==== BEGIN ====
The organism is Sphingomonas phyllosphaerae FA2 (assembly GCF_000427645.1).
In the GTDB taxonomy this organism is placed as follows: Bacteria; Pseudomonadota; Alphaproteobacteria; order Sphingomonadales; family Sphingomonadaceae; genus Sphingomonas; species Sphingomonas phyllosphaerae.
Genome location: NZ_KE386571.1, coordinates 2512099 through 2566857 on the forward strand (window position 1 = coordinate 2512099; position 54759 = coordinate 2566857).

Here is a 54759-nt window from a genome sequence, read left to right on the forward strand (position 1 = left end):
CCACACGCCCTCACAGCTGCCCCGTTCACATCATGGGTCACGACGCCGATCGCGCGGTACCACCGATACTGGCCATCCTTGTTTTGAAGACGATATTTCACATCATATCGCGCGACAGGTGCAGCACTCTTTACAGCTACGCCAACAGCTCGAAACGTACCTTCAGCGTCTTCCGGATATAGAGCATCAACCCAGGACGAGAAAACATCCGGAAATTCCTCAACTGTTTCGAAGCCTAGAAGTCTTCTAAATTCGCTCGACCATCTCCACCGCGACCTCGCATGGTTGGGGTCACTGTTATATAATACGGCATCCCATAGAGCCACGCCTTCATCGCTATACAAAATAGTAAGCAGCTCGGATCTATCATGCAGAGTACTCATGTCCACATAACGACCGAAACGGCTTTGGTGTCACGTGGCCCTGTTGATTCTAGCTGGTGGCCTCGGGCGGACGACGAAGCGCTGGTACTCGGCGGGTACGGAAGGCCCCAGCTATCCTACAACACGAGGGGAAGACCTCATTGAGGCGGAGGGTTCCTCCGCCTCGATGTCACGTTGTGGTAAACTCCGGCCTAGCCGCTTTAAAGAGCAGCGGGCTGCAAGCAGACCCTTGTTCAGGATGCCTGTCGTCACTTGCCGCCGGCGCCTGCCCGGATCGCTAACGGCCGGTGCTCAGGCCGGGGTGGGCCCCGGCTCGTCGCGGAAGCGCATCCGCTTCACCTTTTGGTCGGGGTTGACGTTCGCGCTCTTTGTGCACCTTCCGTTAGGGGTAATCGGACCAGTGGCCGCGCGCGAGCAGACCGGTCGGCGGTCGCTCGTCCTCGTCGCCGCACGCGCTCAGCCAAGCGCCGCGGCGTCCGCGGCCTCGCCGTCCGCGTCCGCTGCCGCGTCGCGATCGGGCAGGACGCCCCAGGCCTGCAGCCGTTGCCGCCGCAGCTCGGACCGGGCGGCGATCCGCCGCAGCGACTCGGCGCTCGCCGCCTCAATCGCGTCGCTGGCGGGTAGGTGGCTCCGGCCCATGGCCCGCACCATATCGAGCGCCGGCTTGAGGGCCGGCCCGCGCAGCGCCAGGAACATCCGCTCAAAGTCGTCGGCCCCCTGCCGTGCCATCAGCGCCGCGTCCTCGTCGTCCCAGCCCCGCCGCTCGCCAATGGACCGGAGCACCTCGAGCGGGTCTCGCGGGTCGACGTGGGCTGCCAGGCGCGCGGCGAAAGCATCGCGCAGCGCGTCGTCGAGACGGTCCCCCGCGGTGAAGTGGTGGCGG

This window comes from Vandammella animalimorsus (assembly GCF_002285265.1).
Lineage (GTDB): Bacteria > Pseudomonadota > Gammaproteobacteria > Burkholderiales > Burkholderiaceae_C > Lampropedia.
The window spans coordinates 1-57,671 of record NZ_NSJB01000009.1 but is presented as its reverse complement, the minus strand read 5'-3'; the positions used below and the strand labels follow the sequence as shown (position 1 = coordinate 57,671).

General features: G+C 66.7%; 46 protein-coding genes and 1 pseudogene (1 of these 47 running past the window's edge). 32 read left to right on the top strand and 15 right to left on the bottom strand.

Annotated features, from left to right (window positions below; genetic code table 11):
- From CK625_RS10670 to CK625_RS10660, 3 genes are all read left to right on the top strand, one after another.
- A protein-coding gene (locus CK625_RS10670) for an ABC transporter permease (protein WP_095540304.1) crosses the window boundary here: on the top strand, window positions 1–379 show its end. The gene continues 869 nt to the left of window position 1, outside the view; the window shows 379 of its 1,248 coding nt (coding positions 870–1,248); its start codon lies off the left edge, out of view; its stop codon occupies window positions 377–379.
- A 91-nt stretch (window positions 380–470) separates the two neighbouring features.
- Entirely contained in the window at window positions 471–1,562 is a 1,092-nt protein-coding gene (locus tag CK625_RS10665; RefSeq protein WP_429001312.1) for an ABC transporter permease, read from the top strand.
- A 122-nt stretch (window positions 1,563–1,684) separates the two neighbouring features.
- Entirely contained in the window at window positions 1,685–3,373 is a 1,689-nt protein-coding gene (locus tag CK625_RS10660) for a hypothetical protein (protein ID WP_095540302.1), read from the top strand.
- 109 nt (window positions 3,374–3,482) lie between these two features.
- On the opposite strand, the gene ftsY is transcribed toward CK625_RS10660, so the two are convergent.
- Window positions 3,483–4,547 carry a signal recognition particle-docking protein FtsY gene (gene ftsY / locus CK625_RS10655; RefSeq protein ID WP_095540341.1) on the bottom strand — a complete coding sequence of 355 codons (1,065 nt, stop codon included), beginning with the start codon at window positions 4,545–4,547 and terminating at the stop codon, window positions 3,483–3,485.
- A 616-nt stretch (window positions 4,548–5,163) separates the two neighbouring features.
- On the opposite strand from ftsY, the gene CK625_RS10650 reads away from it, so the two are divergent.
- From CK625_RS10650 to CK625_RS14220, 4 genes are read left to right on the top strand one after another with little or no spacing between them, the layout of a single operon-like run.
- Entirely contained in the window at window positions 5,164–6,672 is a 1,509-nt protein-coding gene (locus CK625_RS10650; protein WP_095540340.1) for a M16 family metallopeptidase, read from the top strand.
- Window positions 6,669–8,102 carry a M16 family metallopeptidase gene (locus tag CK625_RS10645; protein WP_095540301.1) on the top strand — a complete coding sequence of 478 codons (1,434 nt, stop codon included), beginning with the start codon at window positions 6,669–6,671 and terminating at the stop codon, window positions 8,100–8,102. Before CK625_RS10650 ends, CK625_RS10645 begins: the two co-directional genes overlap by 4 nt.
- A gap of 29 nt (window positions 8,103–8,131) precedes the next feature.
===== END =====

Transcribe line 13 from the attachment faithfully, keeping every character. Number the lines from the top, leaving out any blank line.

- A 91-nt stretch (window positions 380–470) separates the two neighbouring features.